With the opening of the Carmel Clay Public Library’s Joyce Winner West Branch on Jan. 6, 2020, the new year looked to be one of growth and expanded opportunities.
That turned out to be true in a sense, but not in a way anyone expected at the time.
CCPL closed both of its campuses two months later after the governor ordered a lockdown to prevent the spread of COVID-19, leading library officials to scramble to figure out what it would look like to serve patrons amid a pandemic.
CCPL Director Bob Swanay on March 15 — exactly one year after the library closed its doors — gave his annual report to the Carmel City Council. Not surprisingly, the year in review was a bit different than most.
Swanay said patrons checked out more than 1.4 million items in 2020, which is down 36 percent from the previous year. However, with the library having a 42 percent reduction in operating days in 2020, the average daily circulation was the highest it’s ever been at 6,822 checkouts per day.
The pandemic provided a boost to CCPL’s digital offerings, with e-book circulation jumping 56 percent from the previous year and audiobook downloads rising 23 percent. Media streaming services Hoopla saw a 45 percent increase in use with Kanopy usage rising 107 percent.
The main branch reopened for in-person visits in June 2020, but the west branch has remained closed — except for pickup service — since the lockdown began. However, that is expected to soon change.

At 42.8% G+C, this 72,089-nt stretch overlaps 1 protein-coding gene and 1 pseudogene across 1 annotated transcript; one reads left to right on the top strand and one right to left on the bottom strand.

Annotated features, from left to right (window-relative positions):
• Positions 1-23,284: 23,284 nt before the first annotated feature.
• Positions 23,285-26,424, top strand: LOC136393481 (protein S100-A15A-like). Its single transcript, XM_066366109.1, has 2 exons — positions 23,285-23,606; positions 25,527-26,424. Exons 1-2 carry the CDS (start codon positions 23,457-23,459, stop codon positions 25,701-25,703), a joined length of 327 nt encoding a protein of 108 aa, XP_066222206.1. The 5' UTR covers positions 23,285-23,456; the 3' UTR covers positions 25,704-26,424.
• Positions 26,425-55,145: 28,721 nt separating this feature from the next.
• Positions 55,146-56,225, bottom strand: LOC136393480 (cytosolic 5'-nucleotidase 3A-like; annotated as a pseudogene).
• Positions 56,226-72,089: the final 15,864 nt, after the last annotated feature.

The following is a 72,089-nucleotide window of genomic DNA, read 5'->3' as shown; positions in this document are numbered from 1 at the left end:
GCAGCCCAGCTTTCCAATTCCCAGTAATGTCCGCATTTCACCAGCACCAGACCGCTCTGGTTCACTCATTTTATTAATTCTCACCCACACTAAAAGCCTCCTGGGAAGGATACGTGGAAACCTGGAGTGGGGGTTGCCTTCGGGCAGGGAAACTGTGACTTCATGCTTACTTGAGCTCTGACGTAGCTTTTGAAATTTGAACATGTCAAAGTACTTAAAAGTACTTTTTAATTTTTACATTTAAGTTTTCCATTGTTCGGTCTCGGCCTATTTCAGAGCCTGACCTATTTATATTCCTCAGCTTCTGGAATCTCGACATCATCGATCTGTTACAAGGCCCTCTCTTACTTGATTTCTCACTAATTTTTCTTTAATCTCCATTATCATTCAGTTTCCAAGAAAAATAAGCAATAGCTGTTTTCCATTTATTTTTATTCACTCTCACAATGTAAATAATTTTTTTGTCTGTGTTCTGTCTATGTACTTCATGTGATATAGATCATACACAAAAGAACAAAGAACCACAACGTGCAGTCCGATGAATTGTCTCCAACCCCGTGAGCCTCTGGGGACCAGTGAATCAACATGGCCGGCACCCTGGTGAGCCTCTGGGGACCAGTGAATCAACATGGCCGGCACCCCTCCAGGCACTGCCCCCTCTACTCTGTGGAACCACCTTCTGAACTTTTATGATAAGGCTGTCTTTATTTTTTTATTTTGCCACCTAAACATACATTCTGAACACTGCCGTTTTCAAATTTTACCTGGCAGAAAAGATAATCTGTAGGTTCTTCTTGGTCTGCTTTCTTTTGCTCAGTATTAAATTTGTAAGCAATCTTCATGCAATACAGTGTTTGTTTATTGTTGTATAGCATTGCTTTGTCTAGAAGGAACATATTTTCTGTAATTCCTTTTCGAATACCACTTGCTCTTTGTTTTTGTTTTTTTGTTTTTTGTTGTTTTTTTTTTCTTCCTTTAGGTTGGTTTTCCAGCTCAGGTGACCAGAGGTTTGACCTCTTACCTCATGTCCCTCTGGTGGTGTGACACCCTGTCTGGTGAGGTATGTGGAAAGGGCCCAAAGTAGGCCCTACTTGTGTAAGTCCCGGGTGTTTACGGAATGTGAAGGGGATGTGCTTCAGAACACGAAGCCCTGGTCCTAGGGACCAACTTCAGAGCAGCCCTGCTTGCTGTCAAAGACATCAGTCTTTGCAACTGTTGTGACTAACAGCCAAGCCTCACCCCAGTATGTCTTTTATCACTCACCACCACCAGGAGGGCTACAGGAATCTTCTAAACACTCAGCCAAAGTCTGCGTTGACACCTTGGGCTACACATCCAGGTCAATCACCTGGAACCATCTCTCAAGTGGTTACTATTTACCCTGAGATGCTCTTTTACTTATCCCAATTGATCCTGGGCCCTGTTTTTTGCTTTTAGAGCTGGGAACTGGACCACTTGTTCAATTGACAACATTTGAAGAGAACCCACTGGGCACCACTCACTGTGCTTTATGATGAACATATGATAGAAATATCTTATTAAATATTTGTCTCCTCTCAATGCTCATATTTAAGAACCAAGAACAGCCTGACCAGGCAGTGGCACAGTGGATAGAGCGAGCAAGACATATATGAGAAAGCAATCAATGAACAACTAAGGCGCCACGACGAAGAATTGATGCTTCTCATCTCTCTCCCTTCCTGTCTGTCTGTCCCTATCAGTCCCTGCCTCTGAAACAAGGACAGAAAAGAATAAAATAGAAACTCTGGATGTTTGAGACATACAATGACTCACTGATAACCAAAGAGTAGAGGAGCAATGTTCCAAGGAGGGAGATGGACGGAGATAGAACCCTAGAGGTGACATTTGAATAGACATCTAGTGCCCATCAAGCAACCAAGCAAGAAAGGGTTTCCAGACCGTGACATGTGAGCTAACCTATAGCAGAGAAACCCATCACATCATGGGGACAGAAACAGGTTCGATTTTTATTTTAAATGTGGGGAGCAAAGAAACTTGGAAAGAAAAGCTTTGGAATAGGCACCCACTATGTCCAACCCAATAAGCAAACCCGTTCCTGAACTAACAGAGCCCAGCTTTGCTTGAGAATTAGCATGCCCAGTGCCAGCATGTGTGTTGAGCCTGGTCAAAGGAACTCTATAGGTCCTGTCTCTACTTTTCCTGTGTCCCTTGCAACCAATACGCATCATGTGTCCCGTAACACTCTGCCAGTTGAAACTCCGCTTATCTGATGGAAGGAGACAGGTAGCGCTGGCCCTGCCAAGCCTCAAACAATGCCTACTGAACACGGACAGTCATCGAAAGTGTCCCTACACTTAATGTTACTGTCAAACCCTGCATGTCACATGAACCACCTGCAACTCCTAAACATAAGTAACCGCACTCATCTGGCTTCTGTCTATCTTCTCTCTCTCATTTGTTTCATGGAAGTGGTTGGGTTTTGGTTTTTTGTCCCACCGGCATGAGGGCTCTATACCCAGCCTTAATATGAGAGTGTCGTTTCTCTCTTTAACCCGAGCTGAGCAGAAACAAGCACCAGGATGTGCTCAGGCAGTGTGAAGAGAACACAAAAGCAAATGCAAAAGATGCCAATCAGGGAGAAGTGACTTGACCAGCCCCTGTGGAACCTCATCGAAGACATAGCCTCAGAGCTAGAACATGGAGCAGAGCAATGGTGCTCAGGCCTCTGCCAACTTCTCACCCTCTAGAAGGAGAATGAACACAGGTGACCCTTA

“Our decision to keep the west branch at curbside-only service for as long as it has been, is because of the branch’s small size. It is extremely difficult to allow for physical distancing there, particularly since we have been quarantining returned materials in the branch’s conservatory,” CCPL Communications Manager Christy Walker stated in an email. “We’re excited that improvements in the county’s COVID numbers and the increased vaccination rate mean that we can make plans for reopening that location to in-person visits in April.”
Other changes coming soon include reopening the Digital Media Lab at 23 E. Main St., which has been closed since the start of the pandemic, and adding seating options at the temporary Merchants’ Square branch.
Swanay also provided the council an update on the $40 million renovation of the library’s main campus on Main Street, which broke ground in October 2020. The two-year project will include upgraded children and teen areas, a parking garage, a lawn for outdoor events and greatly expanded program space that can be divided in two.
“This is exciting. It gives us the ability to have a lot larger capacity for events and to have two sizable events happening simultaneously in both sides of the space,” Swanay said.
To expedite construction, the library made a temporary move to a former grocery store building in Merchants’ Square on near Keystone Parkway and 116th Street. That location opened in October 2020 and is expected to house the library until 2022, when it plans to move back into its renovated building.